I give myself a whole half hour (gasp!) to read and indulge my social media addictions some more, as I'm normally reading on my phone at this point.
There are plenty of people who’d say it’s a bad idea to use my phone to read in bed and that I should have a book instead, but given that I actually find that more difficult, I’m happy to bend the rules on that one.
Phone off and lights out time.
This is when I actually start my proper wind down process towards sleep. Insomnia has been a real problem for me in the past so it’s taken my a while to find a process that works for me.
I start by doing a round of ’tapping’, or EFT, which is a process of tapping on different meridian points of your body and talking about your worries about sleep. It looks and sounds completely mental, but actually works really well.
Then I lie down and let my mind wander and daydream, to try and get myself into a better, calmer state, followed by relaxing my limbs bit by bit when I feel myself calming.
I finally listen to a final relaxation track designed to help me go to sleep, and then its earplugs in, and (hopefully) off to dreamland.
This process takes around two hours, but can take longer if I’ve overdone it or not rested enough in the day.
Believe it or not, two hours is actually a pretty short amount of time for me to be able to go to sleep; I’ve always found going to sleep tricky and that’s only worsened since I got sick.
I have sleeping tablets to use as a last resort.
And then, after however many hours sleep I can get, it's time to rinse and repeat and do it all again.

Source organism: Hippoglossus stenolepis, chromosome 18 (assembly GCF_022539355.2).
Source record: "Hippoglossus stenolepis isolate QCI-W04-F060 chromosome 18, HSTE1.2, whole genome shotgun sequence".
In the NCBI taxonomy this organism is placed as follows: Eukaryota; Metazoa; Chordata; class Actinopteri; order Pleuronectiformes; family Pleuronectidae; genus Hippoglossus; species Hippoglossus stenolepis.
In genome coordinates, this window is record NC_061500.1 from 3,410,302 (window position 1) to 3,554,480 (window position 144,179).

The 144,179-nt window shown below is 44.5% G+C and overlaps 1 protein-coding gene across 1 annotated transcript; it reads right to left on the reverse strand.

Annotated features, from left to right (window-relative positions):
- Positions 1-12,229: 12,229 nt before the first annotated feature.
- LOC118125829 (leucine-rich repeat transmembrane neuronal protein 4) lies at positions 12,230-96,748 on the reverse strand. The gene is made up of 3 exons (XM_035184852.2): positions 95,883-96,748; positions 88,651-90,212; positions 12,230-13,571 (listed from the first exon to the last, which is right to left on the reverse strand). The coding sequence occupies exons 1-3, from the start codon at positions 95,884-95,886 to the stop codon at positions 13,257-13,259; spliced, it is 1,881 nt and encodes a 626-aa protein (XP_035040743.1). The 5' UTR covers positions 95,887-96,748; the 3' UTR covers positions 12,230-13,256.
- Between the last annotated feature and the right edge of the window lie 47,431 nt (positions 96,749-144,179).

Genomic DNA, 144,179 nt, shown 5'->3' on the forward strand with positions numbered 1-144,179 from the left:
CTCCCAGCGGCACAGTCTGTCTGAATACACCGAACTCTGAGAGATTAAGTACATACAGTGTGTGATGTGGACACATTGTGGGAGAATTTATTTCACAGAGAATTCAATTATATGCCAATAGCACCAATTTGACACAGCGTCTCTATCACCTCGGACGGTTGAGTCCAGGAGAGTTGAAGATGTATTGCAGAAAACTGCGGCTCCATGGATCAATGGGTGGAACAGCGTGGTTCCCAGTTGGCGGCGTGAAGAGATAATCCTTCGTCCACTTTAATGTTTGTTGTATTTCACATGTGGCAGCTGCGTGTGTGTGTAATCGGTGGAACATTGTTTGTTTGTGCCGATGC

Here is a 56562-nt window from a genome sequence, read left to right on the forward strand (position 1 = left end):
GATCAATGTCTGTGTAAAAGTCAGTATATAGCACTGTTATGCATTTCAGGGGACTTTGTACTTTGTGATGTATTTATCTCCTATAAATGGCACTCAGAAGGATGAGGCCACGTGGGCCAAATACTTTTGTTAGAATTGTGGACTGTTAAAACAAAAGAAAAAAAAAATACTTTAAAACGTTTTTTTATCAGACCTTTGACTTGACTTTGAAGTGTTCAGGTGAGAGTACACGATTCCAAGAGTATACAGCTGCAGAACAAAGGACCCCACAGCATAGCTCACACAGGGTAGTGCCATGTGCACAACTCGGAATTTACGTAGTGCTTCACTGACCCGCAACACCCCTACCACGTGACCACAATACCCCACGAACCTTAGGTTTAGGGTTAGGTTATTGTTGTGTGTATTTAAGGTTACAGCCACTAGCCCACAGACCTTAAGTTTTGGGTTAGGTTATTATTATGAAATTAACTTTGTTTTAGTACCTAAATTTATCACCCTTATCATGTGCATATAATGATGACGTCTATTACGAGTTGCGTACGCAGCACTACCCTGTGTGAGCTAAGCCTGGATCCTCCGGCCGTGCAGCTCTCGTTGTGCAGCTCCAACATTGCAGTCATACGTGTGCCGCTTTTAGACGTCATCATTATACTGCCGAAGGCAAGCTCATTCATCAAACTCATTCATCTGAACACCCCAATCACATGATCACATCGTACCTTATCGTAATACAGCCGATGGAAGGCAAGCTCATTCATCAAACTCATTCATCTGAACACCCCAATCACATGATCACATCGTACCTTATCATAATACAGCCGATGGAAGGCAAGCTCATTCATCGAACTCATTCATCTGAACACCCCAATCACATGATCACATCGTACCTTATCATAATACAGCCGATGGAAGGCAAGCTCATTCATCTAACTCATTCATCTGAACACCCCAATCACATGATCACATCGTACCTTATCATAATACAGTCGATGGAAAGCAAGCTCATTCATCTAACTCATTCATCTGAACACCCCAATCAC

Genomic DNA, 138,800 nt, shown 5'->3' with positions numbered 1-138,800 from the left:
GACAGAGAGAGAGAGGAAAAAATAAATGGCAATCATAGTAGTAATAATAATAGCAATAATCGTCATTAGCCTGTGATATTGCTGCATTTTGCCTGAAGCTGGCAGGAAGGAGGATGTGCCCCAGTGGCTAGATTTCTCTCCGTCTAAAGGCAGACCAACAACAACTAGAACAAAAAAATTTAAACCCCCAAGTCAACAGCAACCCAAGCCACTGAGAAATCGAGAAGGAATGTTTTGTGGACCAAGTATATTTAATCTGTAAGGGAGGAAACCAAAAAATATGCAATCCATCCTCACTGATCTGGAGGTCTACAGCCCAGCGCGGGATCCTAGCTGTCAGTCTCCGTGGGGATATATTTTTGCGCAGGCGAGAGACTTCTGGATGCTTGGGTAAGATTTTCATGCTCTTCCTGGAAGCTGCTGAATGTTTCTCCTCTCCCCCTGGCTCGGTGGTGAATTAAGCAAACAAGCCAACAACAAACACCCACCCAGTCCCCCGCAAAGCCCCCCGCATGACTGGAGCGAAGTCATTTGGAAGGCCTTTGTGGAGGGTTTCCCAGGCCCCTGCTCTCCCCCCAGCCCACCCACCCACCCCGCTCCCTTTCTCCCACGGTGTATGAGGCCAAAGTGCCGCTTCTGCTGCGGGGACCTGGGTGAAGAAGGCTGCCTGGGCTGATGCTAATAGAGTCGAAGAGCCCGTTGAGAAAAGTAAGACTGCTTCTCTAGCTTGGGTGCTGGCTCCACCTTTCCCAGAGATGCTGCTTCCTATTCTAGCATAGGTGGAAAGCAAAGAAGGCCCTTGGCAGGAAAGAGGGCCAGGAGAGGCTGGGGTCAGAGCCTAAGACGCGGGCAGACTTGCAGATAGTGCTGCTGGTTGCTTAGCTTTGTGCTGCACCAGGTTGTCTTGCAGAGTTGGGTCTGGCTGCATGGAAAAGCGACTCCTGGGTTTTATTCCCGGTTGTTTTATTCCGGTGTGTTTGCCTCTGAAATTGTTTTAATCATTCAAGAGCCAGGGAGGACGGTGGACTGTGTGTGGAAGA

And so concludes my good day! I hope it gives you a better insight into my life (and the lives of others like me).
The days don't always run as smoothly as I've written of course; life is not that predictable, so there has to be a certain level of flexibility.
If I don’t manage to get all the rest after washing completed before second breakfast is ready, for example, I’ll have to add what I’ve missed on the end of my next rest. It’s not ideal, but it’s necessary to not feel terrible, so I do it.
Some days I’m absolute pants at clearing my mind and I have to try daydreaming about calm things. Or I’m so frustrated with the whole thing I have to take a break from resting for a minute and go get a drink, or change where I’m resting.
Some days I lose track of how long I've been doing an activity, or how many rests I've had, or I just can't switch off no matter how I try.
But on those days I just have to be a bit kind to myself and realise that I'm not going to do everything perfectly all the time.
It might mean I have to deal with a few bad days as a result, but that's part of the illness.
It's not how I thought I'd be living my life, but as long as I'm doing my best to stick to my regime and get better, then that's enough.
(By the way, I know I've not gone much into the bad days or dealing with symptoms, but that's because I'm not really ready to share that yet.
If you have questions though, feel free to ask me.)
And finally, on a slightly less gruelling note, my cousin Richard has raised £300 for the ME Association so far!!
I'm so grateful for him for running in the BUPA 10K on their behalf (and mine) and to all those that have donated.
The ME Association fights our corner so it means a lot that you've supported them.
If you haven't donated there's still time to do so here.